O’Rourke is moving toward a 2020 race he could upend
Beto O’Rourke has driven alone across the plains, straining to find his emotional bearings – or at least a Pancake House in Liberal, Kan. He has collected an “El Pasoan of the Year” award, before a modest audience, and smiled coyly through an interview with Oprah Winfrey, before a bigger one.
He has surfaced on college campuses, to listen to students; at a Metallica concert, to listen to Metallica; and at the premiere of a documentary about his star-making Senate run in Texas at the South by Southwest festival, to listen to himself on screen. He has journaled extensively.
“We’re in this together, like it or not,” O’Rourke wrote, summarizing the lessons of his recent solo travels in one of several stream-of-consciousness online posts. “The alternative is to be in this apart, and that would be hell.”
As the Democratic presidential field takes final shape, O’Rourke seems inclined to be in this, according to interviews with people who have spoken to him and other top Democrats. He says he has made a decision about whether to run and could announce it as early as this week, unsettling prospective rival campaigns that consider him a credible threat.
Yet in the four months since his Senate loss, O’Rourke, 46, has done little to demonstrate the kind of intensive preparation – building national political infrastructure, projecting a signature policy rationale for a candidacy – typically associated with a top-flight presidential campaign.
There has been no flirtation tour in Iowa, no trip to New Hampshire since his college years as an Ivy League rower. O’Rourke had no traditional campaign-in-waiting at the ready after the midterms – the sort of operation available to a more experienced holdout like former Vice President Joe Biden or carefully built over months by first-time presidential candidates like Sens. Elizabeth Warren, D-Mass., Cory Booker, D-N.J., and Kamala Harris, D-Calif.
Few doubt O’Rourke’s capacity to upend the race regardless, buoyed by a talent for relentless retail politics, a formidable low-dollar fundraising army and an unsubtle contrast to front-runners in their 70s, like Biden and Sen. Bernie Sanders, I-Vt.
O’Rourke also can count on help from several veterans of former President Barack Obama’s campaigns. One of them, Paul Tewes, Obama’s 2008 Iowa state director, has been helping to plan O’Rourke’s candidacy, according to three Democrats familiar with the effort, and O’Rourke is considering making a trip to Iowa as soon as this week.
But perhaps no major 2020 player invites as many question marks as O’Rourke, and his drawn-out noncandidacy has provided few answers:
Is this the moment for a relatively untested white male in a party eager to elevate female and nonwhite voices in the quest to dethrone President Trump?
Can O’Rourke scale up to a national campaign without losing the intimate, semi-improvisational feel of his perpetually livestreamed Senate bid?
And in a primary where some top candidates have already sought to establish progressive litmus tests on key issues, what does O’Rourke actually believe?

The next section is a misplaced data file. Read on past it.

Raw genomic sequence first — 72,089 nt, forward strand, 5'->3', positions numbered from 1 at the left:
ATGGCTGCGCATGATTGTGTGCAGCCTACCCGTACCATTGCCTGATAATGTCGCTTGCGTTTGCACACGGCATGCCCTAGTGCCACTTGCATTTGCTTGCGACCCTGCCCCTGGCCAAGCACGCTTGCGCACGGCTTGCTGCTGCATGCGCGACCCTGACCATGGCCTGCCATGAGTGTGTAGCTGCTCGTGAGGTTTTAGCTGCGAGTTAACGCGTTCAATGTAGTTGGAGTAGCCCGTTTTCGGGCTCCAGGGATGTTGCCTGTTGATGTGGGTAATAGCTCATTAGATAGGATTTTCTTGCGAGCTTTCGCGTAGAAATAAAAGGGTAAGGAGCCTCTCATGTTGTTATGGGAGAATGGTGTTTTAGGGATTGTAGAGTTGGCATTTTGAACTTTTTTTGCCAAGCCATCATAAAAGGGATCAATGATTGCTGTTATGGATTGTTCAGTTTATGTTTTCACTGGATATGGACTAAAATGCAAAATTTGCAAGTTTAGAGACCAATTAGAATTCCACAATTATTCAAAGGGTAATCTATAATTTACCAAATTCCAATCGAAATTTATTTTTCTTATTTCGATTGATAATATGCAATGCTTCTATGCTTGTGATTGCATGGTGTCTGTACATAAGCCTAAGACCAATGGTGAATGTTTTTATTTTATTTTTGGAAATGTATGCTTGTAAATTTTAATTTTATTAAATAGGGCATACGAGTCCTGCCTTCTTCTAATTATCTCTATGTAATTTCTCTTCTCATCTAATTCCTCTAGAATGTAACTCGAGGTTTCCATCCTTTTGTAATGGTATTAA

“He’s still an open book,” said Maurice Mitchell, national director for the Working Families Party. “He sort of catapulted himself into the national spotlight without answering a lot of questions about where he stands.”
O’Rourke has betrayed little concern about catering to his left flank. People close to him say a central takeaway from speaking to disparate audiences recently is that voters are far less ideological than some in the party might believe – supplying an opening, O’Rourke senses, for a unifying figure in a bog of partisan warriors.
In public settings, he has placed immigration, education and especially climate change at the center of his remarks, which tend to focus most on a high-minded-but-vague message of uniting a divided nation. Perhaps mindful of this reputation, he has recently unveiled multipoint plans on immigration and criminal justice reform. Both sketch out ideas he has largely outlined before.
Friends say he has cycled through a number of policy passions through the years – marijuana legalization, advocacy for veterans, rural hospital access – often prompted by insights from people he meets.
“It’s the time that calls his issues,” said Steve Ortega, a friend who served on the El Paso City Council with him.
Unlike other candidates who recruited staff members over the past year with a wink and a nod, O’Rourke was still conveying uncertainty as recently as last month. Since then, he has sounded firmer.
“I think he feels his time is now,” said Randi Weingarten, president of the American Federation of Teachers, who met with O’Rourke at length.
After prolific success with small-dollar donors during the midterms, O’Rourke is likely to have little trouble raising enough money to get a presidential run off the ground. His presence could energize some crucial voting blocs.
“If he got in, it would be a pretty big game-changer,” said Eliana Locke, who leads the College Democrats at the University of Wisconsin-Madison, where O’Rourke met with students last month.
Sen. Kirsten Gillibrand speaks during a campaign stop at Dartmouth College in Hanover, N.H. An aide to Gillibrand resigned last year after accusing the senator’s top aides of mishandling a sexual harassment complaint she filed.